Review: 'The Sessions'
BY MICHAEL SMITH World Scene Writer
Friday, November 16, 2012
11/16/12 at 4:43 AM
I realize that some will hear about "The Sessions" - based on the true story of a poet living in an iron lung, determined to lose his virginity to the point of hiring a sex surrogate - and believe that it sounds odd. Maybe even offensive.
"The Sessions" is instead one of the most unexpectedly moving, humorous and life-affirming films in some time, with a gentle storytelling style that is as poetic as the man who is depicted. It also features two of this year's most-likely-to-be-nominated performances.
Yes, it is also frankly sexual, but in as loving a manner as you can imagine for a story about human connections.
John Hawkes, Oscar-nominated for his mean meth addict in "Winter's Bone" and in this film portraying one of the sweetest guys you could meet, plays Mark O'Brien. Mark is a man who contracted polio at age 6 and found that though he was not paralyzed, his muscles simply wouldn't work right anymore. But his mind remained as sharp as a tack.
That meant living inside an iron lung to help him breathe, with a portable respirator offering him a couple of hours break to go outside, where he could be wheeled around on a gurney.
For Hawkes, this meant creating a full-bodied performance without the use of his body, only able to move his head. That he conveys his character's fears, joys, desires and pain with his face alone is an astounding accomplishment.
Throughout "The Sessions," Hawkes has our hearts breaking and our souls soaring by alternate turns. He makes us understand why Mark, who knows that some of life's opportunities are closed off to him, wishes to learn if he can accomplish a life goal that is a perfectly natural act: achieving physical intimacy with another person.
The story is set in Berkeley, California, in 1988, where Mark graduated from college and where he lives and writes articles (his mouth holds an implement that he uses to type with) and where caregivers attend to his needs in his home.
One of those needs is special, Mark tells his priest, who is played by William H. Macy with a humanity and a humor consistent with the tone of the film. Mark, a witty man who easily charms women in conversations, would like to do more with a woman than talk.
"I'm probably getting close to my use-by date," Mark tells the priest, in one of many comments in which he reveals how self-conscious he can be, but even more so how self-deprecating as a defense mechanism.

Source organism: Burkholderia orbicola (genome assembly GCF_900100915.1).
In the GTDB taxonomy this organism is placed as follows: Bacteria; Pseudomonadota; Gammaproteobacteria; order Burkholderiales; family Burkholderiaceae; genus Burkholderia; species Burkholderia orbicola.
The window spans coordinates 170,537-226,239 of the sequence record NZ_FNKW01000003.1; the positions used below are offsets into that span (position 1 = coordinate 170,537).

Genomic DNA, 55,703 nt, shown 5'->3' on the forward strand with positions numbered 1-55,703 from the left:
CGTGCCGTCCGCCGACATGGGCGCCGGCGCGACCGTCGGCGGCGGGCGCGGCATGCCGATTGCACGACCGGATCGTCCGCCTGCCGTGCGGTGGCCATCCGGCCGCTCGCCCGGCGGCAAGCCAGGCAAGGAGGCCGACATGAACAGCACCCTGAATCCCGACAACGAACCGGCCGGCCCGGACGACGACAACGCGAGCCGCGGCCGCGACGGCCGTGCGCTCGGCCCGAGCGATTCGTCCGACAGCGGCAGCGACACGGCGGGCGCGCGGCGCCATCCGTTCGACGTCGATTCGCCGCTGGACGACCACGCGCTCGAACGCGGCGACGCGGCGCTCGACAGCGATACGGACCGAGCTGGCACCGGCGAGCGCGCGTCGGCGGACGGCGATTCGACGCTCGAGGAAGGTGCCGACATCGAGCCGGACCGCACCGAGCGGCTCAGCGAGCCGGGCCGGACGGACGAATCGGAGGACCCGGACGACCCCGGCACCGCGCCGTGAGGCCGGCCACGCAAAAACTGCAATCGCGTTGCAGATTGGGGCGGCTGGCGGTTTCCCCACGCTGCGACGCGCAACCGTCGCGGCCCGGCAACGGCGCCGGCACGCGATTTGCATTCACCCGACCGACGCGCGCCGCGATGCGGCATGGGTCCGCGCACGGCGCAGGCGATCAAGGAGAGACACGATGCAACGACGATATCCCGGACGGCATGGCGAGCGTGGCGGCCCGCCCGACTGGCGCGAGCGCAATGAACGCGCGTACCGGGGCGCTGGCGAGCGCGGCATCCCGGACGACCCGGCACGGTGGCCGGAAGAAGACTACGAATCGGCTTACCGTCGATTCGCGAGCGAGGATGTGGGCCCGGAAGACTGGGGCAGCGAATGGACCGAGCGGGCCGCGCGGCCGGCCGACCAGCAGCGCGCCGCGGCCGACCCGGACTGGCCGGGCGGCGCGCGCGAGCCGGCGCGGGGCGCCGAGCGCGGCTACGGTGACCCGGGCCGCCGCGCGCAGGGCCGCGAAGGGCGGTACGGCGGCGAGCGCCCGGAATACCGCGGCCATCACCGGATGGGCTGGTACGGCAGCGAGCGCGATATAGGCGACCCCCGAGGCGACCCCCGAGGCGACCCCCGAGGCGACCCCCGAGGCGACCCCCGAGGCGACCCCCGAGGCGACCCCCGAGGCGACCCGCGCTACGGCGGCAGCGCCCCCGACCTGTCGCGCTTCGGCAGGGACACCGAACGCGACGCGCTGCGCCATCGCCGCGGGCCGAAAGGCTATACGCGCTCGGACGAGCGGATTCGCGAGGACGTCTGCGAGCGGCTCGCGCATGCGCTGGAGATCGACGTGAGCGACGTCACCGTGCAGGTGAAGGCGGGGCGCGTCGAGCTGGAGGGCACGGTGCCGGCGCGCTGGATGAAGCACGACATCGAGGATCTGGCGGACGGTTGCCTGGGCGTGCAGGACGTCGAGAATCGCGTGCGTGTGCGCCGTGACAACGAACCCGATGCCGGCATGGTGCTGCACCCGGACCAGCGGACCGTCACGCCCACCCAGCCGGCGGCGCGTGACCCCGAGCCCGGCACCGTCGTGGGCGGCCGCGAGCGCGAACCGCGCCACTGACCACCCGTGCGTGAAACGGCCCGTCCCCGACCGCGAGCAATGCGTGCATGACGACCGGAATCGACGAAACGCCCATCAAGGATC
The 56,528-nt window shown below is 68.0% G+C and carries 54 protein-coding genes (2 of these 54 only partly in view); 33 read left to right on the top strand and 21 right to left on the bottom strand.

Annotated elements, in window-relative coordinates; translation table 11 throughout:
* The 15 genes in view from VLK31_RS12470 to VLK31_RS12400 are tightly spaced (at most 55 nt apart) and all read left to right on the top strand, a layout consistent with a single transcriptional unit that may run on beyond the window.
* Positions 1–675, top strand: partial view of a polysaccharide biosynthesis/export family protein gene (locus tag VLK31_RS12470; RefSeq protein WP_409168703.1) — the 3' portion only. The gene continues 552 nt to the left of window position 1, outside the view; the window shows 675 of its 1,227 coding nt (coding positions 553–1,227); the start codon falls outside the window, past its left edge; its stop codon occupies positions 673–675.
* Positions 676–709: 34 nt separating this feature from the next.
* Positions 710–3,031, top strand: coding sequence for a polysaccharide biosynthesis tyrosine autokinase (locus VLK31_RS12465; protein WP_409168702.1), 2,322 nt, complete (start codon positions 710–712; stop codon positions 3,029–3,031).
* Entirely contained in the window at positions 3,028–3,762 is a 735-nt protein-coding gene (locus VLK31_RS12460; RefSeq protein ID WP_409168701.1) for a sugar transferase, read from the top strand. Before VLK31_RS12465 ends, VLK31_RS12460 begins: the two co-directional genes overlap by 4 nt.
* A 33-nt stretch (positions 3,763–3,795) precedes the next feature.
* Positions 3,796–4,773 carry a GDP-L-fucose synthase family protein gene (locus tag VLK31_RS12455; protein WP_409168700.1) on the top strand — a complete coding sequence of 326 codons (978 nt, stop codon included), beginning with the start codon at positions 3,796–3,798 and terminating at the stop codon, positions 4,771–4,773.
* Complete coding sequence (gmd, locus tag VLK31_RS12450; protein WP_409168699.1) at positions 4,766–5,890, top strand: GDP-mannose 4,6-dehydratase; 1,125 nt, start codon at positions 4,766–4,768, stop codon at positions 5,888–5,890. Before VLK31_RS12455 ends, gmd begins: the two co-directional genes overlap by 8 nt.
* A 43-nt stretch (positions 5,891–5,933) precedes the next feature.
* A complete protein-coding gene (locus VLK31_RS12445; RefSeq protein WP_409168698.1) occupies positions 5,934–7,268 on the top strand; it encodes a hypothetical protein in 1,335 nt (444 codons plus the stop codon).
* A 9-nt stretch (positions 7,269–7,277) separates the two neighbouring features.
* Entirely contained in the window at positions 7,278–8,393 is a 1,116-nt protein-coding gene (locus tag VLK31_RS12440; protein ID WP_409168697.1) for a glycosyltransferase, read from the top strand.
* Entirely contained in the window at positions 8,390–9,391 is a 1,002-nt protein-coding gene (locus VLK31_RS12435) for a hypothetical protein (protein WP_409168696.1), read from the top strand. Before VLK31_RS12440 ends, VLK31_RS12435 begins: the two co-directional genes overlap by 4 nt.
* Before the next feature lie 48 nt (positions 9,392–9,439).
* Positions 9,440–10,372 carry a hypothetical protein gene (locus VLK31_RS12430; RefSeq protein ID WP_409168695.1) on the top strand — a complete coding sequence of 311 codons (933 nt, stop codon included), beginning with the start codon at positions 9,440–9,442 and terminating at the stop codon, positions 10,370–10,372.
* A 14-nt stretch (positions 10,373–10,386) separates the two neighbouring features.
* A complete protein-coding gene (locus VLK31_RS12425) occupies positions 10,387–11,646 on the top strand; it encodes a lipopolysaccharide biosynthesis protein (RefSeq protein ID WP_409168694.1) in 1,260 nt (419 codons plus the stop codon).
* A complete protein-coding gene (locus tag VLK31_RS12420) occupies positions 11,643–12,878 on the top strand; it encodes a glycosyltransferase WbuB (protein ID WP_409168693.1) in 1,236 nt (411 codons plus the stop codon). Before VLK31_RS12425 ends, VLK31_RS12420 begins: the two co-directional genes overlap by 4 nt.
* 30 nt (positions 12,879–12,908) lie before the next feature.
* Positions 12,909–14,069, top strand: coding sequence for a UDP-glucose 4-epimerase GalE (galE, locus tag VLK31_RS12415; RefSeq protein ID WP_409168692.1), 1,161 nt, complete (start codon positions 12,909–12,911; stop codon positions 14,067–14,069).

Macy is a consoling soul, taking he and Mark's Catholic faith seriously in reconciling this new ambition, and Helen Hunt reminds of her "As Good as It Gets" achievement as Cheryl, a special kind of sex therapist with a heart of gold.
Her surrogate sessions with Mark are obviously the scenes in which the film's extensive nudity comes in, and Hunt is certainly comfortable with her body at age 49.
Her tender-but-tough portrayal of a professional attempting to help a client while also keeping a professional distance is both complex and compassionate. Wow, where has this talented actress been for so many years?
Such a task is easier said than done when so many emotions are involved - from nervous excitement to naivete, from Mark's religious beliefs to eroticism - and when an experience changes the lives of all involved in this beautifully conceived film.
Longtime TV and movie writer/director Ben Lewin has crafted an unforgettable film full of sex and sentimentality. The sex can be clinical but with just the right amount of true affection, and the sentimental moments are of the best variety: those that are honestly earned and absolutely lovely.
"The Sessions" is the little movie sneaking into theaters this weekend amid the "Twilight" finale and Steven Spielberg's "Lincoln," and it's the one that discriminating adult audiences should not miss.
Tell your friends that it's the movie about sex, but told with the intimacy and understanding of a poet.
Cast: John Hawkes, Helen Hunt, William
H. Macy, Moon Bloodgood, Adam
Theater: AMC Southroads 20
Running time: 1 hour, 35 minutes
Rated: R (strong sexuality including
graphic nudity and frank dialogue)
Quality: (on a scale of zero to
Original Print Headline: Film about sex has sweet heart of poet
Michael Smith 918-581-8479
In "The Sessions," Mark (John Hawkes) spends most of his life living in an iron lung, but he seeks to achieve personal intimacy with sex therapist Cheryl (Helen Hunt). Fox Searchlight Pictures/Courtesy